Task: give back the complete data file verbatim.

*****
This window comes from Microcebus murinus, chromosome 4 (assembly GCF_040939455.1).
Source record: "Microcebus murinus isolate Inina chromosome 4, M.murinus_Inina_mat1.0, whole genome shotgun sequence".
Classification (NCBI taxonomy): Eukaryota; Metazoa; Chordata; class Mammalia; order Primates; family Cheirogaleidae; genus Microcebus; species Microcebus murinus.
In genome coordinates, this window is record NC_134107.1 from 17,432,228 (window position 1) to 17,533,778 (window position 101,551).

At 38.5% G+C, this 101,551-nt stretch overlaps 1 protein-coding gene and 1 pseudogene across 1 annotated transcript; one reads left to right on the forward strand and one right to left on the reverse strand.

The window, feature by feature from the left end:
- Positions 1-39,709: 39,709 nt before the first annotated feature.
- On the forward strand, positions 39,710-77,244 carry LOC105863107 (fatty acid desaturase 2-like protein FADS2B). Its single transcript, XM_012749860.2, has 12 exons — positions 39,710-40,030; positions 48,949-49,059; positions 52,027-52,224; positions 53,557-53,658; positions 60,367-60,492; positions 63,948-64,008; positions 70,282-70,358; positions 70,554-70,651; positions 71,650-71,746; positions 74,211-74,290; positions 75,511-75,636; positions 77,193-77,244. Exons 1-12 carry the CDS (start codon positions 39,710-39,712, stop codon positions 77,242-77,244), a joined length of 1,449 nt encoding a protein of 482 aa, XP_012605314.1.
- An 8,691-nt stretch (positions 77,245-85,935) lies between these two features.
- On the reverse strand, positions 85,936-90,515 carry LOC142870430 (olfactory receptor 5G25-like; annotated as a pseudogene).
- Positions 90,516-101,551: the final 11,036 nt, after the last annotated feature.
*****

This window comes from Microcebus murinus, chromosome 4 (assembly GCF_040939455.1).
Source record: "Microcebus murinus isolate Inina chromosome 4, M.murinus_Inina_mat1.0, whole genome shotgun sequence".
Classification (NCBI taxonomy): Eukaryota; Metazoa; Chordata; class Mammalia; order Primates; family Cheirogaleidae; genus Microcebus; species Microcebus murinus.
In genome coordinates, this window is record NC_134107.1 from 17,432,228 (window position 1) to 17,533,778 (window position 101,551).

At 38.5% G+C, this 101,551-nt stretch overlaps 1 protein-coding gene and 1 pseudogene across 1 annotated transcript; one reads left to right on the forward strand and one right to left on the reverse strand.

The window, feature by feature from the left end:
- Positions 1-39,709: 39,709 nt before the first annotated feature.
- On the forward strand, positions 39,710-77,244 carry LOC105863107 (fatty acid desaturase 2-like protein FADS2B). Its single transcript, XM_012749860.2, has 12 exons — positions 39,710-40,030; positions 48,949-49,059; positions 52,027-52,224; positions 53,557-53,658; positions 60,367-60,492; positions 63,948-64,008; positions 70,282-70,358; positions 70,554-70,651; positions 71,650-71,746; positions 74,211-74,290; positions 75,511-75,636; positions 77,193-77,244. Exons 1-12 carry the CDS (start codon positions 39,710-39,712, stop codon positions 77,242-77,244), a joined length of 1,449 nt encoding a protein of 482 aa, XP_012605314.1.
- An 8,691-nt stretch (positions 77,245-85,935) lies between these two features.
- On the reverse strand, positions 85,936-90,515 carry LOC142870430 (olfactory receptor 5G25-like; annotated as a pseudogene).
- Positions 90,516-101,551: the final 11,036 nt, after the last annotated feature.